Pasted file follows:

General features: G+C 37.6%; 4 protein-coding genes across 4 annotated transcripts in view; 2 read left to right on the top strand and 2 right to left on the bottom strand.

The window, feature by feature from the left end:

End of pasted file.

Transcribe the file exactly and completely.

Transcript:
General features: G+C 37.6%; 4 protein-coding genes across 4 annotated transcripts in view; 2 read left to right on the top strand and 2 right to left on the bottom strand.

The window, feature by feature from the left end: